1. This inaction is happening all over Auckland. The Ash / Rata example seems particularly egregious. It looks like there is a basis to take legal action to require AT to halt the present plans and deliver something for for purpose. Time to get LCANZI involved?

    1. Wouldn’t you be so mad if someone you loved died cycling along there after AT couldn’t be bothered sorting it out. I don’t get why there isn’t legal action. What kind of country is this when you can sue the council for trying to make things safer (because you might lose some kind of perceived amenity such as driving fast or on street parking) but you can’t sue for keeping things incredibly unsafe. Maybe the government should open AT up to legal action, make them responsible for every death. I mean our company has to spend millions every year making sure no one gets a paper cut!

      1. My husband, cycling, was hit on Monday by a driver, on a stretch of road that had the initial cycleway consultation in April 2016.

        He’s OK. But other friends are not. The Meola Rd pedestrian crossing should’ve been done by now – the route has been consulted on three times now (2016, 2017, 2019) but a friend’s mother has ongoing head injuries and sleeping disorders from being hit there. And many others I don’t personally know.

        1. Sorry to hear that. Reminds us all that this is not an abstract exercise. How do some managers in AT not grasp that?

        2. Actually I can think of more: a friend with long-term injuries from cycling on Meola Rd where we should have a cycleway by now, and having to flee a truck that was barrelling along super fast and giving him no space so he diverted up the Motat second (rarely used) driveway, but – as the driveways were built poorly and have an enormous lip – he went sprawling and broke bones.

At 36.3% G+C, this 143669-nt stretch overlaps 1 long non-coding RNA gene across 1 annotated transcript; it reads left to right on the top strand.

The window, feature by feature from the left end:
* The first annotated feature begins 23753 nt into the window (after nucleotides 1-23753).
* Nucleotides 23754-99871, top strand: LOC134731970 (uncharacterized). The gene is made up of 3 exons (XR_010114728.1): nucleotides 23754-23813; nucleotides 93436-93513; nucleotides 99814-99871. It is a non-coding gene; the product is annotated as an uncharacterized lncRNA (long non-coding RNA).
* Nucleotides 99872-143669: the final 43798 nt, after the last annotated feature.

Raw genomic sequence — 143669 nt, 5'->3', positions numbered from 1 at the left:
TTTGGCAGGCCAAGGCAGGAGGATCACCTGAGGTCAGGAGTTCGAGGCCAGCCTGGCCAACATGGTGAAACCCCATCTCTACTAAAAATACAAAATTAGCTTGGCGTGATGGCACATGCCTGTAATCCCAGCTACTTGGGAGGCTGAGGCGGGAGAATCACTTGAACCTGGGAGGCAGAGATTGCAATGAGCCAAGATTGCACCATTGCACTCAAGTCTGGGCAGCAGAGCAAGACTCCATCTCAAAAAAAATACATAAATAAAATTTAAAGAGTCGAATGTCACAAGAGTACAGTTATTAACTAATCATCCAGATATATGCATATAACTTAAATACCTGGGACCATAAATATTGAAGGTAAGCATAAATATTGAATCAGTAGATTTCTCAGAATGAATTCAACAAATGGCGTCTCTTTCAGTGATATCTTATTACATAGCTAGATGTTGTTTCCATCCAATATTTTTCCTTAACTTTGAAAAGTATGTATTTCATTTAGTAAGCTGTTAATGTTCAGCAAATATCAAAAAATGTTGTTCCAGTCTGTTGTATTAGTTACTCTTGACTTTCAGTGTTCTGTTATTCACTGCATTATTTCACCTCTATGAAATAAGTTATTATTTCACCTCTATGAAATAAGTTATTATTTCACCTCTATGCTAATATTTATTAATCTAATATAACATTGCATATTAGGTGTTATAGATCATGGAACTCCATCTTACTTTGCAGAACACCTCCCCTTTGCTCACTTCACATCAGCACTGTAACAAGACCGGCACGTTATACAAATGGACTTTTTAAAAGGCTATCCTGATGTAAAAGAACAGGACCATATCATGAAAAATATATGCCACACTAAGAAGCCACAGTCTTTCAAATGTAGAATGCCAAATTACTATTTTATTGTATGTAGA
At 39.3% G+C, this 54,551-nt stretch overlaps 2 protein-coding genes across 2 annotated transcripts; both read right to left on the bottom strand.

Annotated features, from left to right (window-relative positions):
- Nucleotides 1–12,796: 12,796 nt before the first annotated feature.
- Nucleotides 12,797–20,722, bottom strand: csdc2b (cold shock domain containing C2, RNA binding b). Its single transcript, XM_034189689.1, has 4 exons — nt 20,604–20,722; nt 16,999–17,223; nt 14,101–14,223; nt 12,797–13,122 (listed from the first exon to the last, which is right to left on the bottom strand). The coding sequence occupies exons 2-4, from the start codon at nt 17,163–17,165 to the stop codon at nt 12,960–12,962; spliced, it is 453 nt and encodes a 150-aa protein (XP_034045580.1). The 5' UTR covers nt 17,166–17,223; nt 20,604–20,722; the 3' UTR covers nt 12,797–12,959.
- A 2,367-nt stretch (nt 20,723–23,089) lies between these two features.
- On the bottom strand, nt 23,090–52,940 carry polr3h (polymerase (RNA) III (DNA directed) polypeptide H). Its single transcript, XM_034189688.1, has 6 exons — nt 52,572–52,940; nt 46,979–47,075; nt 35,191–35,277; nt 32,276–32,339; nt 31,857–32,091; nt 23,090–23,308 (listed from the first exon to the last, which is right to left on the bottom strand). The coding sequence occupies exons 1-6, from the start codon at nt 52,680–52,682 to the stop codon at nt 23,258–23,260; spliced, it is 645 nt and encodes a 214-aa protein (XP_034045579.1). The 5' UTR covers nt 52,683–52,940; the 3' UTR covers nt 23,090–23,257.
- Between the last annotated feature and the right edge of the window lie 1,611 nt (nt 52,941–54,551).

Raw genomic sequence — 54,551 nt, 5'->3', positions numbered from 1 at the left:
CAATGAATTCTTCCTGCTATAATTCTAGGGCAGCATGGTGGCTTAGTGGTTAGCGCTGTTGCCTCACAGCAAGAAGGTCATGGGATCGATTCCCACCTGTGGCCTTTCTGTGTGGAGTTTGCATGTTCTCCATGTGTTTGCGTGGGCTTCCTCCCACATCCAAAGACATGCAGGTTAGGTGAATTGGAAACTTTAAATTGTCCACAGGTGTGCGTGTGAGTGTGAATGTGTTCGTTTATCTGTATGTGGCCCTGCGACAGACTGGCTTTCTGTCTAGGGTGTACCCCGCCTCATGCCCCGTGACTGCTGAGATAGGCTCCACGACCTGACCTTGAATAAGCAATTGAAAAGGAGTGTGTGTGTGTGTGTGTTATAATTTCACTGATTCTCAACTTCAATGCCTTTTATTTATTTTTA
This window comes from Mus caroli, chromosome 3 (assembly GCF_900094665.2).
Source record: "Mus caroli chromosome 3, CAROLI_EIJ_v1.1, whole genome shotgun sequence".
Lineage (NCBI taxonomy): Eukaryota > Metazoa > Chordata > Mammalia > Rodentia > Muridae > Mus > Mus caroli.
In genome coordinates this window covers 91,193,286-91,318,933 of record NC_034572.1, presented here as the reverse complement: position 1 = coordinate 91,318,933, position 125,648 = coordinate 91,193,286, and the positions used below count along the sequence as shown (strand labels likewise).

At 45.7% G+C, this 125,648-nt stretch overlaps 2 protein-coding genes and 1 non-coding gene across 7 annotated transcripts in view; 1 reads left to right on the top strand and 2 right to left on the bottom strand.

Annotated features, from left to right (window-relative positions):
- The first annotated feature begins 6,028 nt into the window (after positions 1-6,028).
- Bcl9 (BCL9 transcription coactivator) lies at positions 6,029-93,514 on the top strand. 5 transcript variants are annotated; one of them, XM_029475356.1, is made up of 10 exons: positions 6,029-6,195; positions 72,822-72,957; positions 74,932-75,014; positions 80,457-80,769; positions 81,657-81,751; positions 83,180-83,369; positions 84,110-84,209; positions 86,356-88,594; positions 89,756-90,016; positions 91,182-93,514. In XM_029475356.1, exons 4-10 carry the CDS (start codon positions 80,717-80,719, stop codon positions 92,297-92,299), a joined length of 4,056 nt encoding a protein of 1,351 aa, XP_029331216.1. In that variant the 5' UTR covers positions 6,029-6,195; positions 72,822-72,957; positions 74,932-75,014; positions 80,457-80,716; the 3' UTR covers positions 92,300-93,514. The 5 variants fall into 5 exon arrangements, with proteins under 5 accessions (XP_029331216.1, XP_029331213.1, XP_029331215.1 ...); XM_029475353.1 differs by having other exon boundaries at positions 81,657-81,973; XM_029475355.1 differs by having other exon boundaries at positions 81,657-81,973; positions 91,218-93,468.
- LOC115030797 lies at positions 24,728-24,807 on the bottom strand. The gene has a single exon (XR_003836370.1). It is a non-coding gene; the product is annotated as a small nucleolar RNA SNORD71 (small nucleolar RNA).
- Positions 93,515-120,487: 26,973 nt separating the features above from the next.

A friend who was doored on Pt Chevalier Rd where we should have a cycleway by now – and is lucky he only broke bones and didn’t die.

        3. I think these lips are part of the design. Driveway crossings appear smooth if you drive over them. However if you look around for newly built crossings you will consistently see that little upstand. Just big enough to trip bicyclists, baby strollers and anything else with small wheels.

          I have no idea why that is. Maybe nobody really thought about it; as far as I can tell footpaths are considered a vestigial feature on our streets. From official point of view they no longer have a function.

        4. The lip is intended to, but completely ineffectual at, slowing drivers. It would be much better to have a flush entry with a 1 in 4 ramp up to footpath height. Instead, we get the footpath dropped right down to road level and a 10mm upstand. A perfectly designed trip hazard that does nothing to slow drivers.

        5. “I think these lips are part of the design”

          They are. They are apparently intended to ensure stormwater doesn’t pond in the first ramp part. Bike Auckland complained about them a few times, and in theory they should now, where constructed, be built in a “bevelled” form, i.e. rounded off. But I doubt this is done everywhere (and of course older ones wouldn’t even have had that concession for safety).